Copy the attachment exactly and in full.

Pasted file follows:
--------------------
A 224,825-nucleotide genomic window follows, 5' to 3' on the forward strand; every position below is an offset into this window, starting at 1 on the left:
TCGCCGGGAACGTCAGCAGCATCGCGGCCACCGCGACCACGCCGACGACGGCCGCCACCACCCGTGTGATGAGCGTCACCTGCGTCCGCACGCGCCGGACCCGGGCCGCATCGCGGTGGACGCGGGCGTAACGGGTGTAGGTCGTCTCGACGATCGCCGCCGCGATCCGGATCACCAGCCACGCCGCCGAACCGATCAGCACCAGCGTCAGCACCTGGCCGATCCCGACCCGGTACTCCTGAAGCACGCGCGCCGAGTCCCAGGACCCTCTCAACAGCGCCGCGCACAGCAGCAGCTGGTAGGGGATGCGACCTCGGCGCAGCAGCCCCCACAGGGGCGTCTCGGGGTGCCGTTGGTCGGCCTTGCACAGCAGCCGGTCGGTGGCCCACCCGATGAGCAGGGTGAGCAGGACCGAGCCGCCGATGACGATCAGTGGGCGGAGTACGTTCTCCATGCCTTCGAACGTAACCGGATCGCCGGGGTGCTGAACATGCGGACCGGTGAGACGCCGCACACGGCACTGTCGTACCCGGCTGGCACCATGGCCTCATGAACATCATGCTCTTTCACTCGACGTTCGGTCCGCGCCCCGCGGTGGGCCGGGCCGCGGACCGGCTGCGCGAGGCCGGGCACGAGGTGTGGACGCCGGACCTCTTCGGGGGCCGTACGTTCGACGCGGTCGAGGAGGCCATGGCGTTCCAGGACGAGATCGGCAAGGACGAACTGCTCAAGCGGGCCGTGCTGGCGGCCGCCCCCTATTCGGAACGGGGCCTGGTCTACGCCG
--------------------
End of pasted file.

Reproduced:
A 224,825-nucleotide genomic window follows, 5' to 3' on the forward strand; every position below is an offset into this window, starting at 1 on the left:
TCGCCGGGAACGTCAGCAGCATCGCGGCCACCGCGACCACGCCGACGACGGCCGCCACCACCCGTGTGATGAGCGTCACCTGCGTCCGCACGCGCCGGACCCGGGCCGCATCGCGGTGGACGCGGGCGTAACGGGTGTAGGTCGTCTCGACGATCGCCGCCGCGATCCGGATCACCAGCCACGCCGCCGAACCGATCAGCACCAGCGTCAGCACCTGGCCGATCCCGACCCGGTACTCCTGAAGCACGCGCGCCGAGTCCCAGGACCCTCTCAACAGCGCCGCGCACAGCAGCAGCTGGTAGGGGATGCGACCTCGGCGCAGCAGCCCCCACAGGGGCGTCTCGGGGTGCCGTTGGTCGGCCTTGCACAGCAGCCGGTCGGTGGCCCACCCGATGAGCAGGGTGAGCAGGACCGAGCCGCCGATGACGATCAGTGGGCGGAGTACGTTCTCCATGCCTTCGAACGTAACCGGATCGCCGGGGTGCTGAACATGCGGACCGGTGAGACGCCGCACACGGCACTGTCGTACCCGGCTGGCACCATGGCCTCATGAACATCATGCTCTTTCACTCGACGTTCGGTCCGCGCCCCGCGGTGGGCCGGGCCGCGGACCGGCTGCGCGAGGCCGGGCACGAGGTGTGGACGCCGGACCTCTTCGGGGGCCGTACGTTCGACGCGGTCGAGGAGGCCATGGCGTTCCAGGACGAGATCGGCAAGGACGAACTGCTCAAGCGGGCCGTGCTGGCGGCCGCCCCCTATTCGGAACGGGGCCTGGTCTACGCCG